How distinctly our aesthetic conscience perceives the increasing distances of the octaves in the beginning of the B-flat major Liszt Concerto. How expressive is the downward movement of the light passages in Chopin’s Third Scherzo or the pathetique of the jumps of the introduction to Beethoven’s Op. 111 sonata. But not only such examples - each sound, every chord is marked by one visual image or another that stimulates the musical perception. The impression from virtuosity is not always superficial: it is associated to the musical images and stimulates perception of music. There are listeners who are eager to get the seats on the left side of the main floor. They are not satisfied with the pure sound: they want to see the artist hand movement. They do not betray their “non-musicality” as it is sometimes labeled. They would like to get a more wholesome impression of all the components of the performing process. A person who is otherwise indifferent to the exhibits of physical ability, speed and precision, may follow virtuoso playing with admiration. Aesthetic pleasure from music partly depends on the exhibited technical perfection. A high goal enriches the means that lead to its accomplishment. A special, if one may say so, an ethical side of virtuosity, is in attaining spiritual values by means of a physical effort. One may relate the notion of virtuosity to the root of this word – virtus, that may denote both prowess and virtue. Such as in the folk tales when a favorite hero performs ethical heroism by means of physical strength and ability. Music may not sound among small feelings and lowly thoughts. Listener’s conscience should be prepared for the hearing of the grand and penetrating ideas and emotions of the best compositions of the world musical literature. It is not necessarily the fault of the artist-performer if his sound does not reach the heart and mind of the listener. However, if he has perversely interpreted the composer ideas, if he replaced the pure service to the art by a vain decision to impress with the outward technical bravura, originality or fashionable technique, - then, his playing will sound intrinsically insincere. A listener finds an answer in music only to the extent of his spiritual demands. The purest source may satisfy only the thirsty. The degree of musical influence is equally divided between the performer and the listener and equally depends on both participants of the creative act. Having lost the correct way, the forces of musical influence may turn into an undesirable direction. The conditions of the performance, whether it is playing in a small circle of friends, or a performance in a concert hall, may be both sympathetic and unfruitful. Insincerity appears not only in the sound but also in the listening. A performer passes through a special school and receives a fundamental musical preparation. However, both the listener and the performer are prepared by life and social conditions.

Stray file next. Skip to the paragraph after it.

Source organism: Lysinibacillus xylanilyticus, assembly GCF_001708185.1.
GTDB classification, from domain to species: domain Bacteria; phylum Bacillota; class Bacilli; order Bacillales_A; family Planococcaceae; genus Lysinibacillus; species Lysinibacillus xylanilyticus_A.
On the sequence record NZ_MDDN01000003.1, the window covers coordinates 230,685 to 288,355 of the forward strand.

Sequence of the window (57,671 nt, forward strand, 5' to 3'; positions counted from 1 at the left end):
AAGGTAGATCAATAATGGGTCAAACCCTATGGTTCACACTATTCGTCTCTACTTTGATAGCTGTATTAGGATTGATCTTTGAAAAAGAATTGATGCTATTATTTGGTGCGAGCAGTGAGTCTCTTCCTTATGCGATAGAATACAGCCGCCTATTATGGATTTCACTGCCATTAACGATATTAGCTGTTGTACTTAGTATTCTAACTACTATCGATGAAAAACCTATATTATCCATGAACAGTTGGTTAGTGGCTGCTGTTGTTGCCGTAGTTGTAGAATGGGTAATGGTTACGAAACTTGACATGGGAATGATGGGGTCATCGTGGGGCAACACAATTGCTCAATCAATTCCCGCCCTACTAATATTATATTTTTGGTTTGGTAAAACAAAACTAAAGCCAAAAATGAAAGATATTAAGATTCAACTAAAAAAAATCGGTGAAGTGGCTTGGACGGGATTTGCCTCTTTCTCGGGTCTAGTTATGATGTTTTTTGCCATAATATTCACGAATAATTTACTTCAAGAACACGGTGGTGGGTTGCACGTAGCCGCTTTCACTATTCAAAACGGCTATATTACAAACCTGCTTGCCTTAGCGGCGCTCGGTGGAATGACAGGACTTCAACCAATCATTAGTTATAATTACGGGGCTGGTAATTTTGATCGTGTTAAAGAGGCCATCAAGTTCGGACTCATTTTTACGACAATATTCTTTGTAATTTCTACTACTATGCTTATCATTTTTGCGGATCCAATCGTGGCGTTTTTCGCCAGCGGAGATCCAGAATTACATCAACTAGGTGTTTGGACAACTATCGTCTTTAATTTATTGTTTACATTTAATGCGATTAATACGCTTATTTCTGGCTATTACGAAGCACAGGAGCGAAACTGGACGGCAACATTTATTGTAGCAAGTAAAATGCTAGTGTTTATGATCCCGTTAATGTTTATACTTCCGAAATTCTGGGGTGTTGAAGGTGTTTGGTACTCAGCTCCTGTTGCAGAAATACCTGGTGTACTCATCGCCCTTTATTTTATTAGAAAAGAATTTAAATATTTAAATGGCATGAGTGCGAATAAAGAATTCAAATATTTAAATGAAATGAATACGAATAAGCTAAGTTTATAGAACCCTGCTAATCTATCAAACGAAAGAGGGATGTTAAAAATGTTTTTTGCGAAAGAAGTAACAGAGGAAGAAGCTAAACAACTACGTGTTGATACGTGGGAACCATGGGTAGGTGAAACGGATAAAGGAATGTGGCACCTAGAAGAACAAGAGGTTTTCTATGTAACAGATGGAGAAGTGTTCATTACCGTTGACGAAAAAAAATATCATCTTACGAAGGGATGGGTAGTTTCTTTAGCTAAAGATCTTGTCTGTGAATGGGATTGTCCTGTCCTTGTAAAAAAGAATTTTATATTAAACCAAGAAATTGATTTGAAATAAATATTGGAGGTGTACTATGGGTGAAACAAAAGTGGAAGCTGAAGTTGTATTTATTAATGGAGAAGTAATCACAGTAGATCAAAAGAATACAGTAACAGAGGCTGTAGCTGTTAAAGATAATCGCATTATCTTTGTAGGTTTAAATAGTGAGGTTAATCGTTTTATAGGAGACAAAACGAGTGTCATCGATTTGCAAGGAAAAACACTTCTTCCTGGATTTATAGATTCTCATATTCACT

An artist himself is a carrier of the ideas and emotions of a composition. The personality of the artist-performer is united in the listener’s mind with the images emerging from the music. A performer, as an actor, is responsible for the joy and grief, love and hate, contemplation and elation – the whole live musical content. He concretizes it and makes it real in sound. .

The style of Soviet pianism
How may one define the specifics of playing of a Soviet pianist? Finding such a definition is not an easy task. I do not dare to give an all-encompassing list of the attributes of the Soviet style in the performing art. I would simply like to present some considerations. One might not doubt the great success of the Soviet pianism. The great number of our remarkable pianists performing successfully inside the Soviet Union, as well as the high esteem and acceptance abroad of the art of the best representatives of our pianism serve as a proof of the high level of achievement in this area. We are accustomed to the frequent wins of our young pianists in foreign competitions. Meanwhile, our young virtuosi, who have often not even graduated from the conservatory, have to compete with the best pianists coming from every end of the world to such competitions. One of the significant advantages of the Soviet pianism is the great diversity of various artistic individualities and whole schools. Simply within the walls of the Moscow Conservatory alone one may note several directions that differ both in the theoretical guidelines and pedagogical practice. May one then at all speak of the Soviet piano style as a unified phenomenon that encompasses such different individualities? As a member of the jury of the international competitions in Vienna and Brussels, I have met the representatives of the foreign art. Many of them, while highly appreciative of the school and style of performance, noted unifying aspects of our pianism. It might be that they have a better view from the outside. The performing style of our pianists became overly familiar to us. We are sometimes inclined to point out this or that defect of playing rather than acknowledge the valuable aspects of style of many of our masters. The same phenomenon may be observed in other domains of art. How different is the choreographic charm of Galina Ulanova from the perfect mastery of Maya Plisetskaya. Meanwhile, the common trends of Soviet ballet style are noticed in the individual accomplishments of both of the remarkable ballerinas abroad.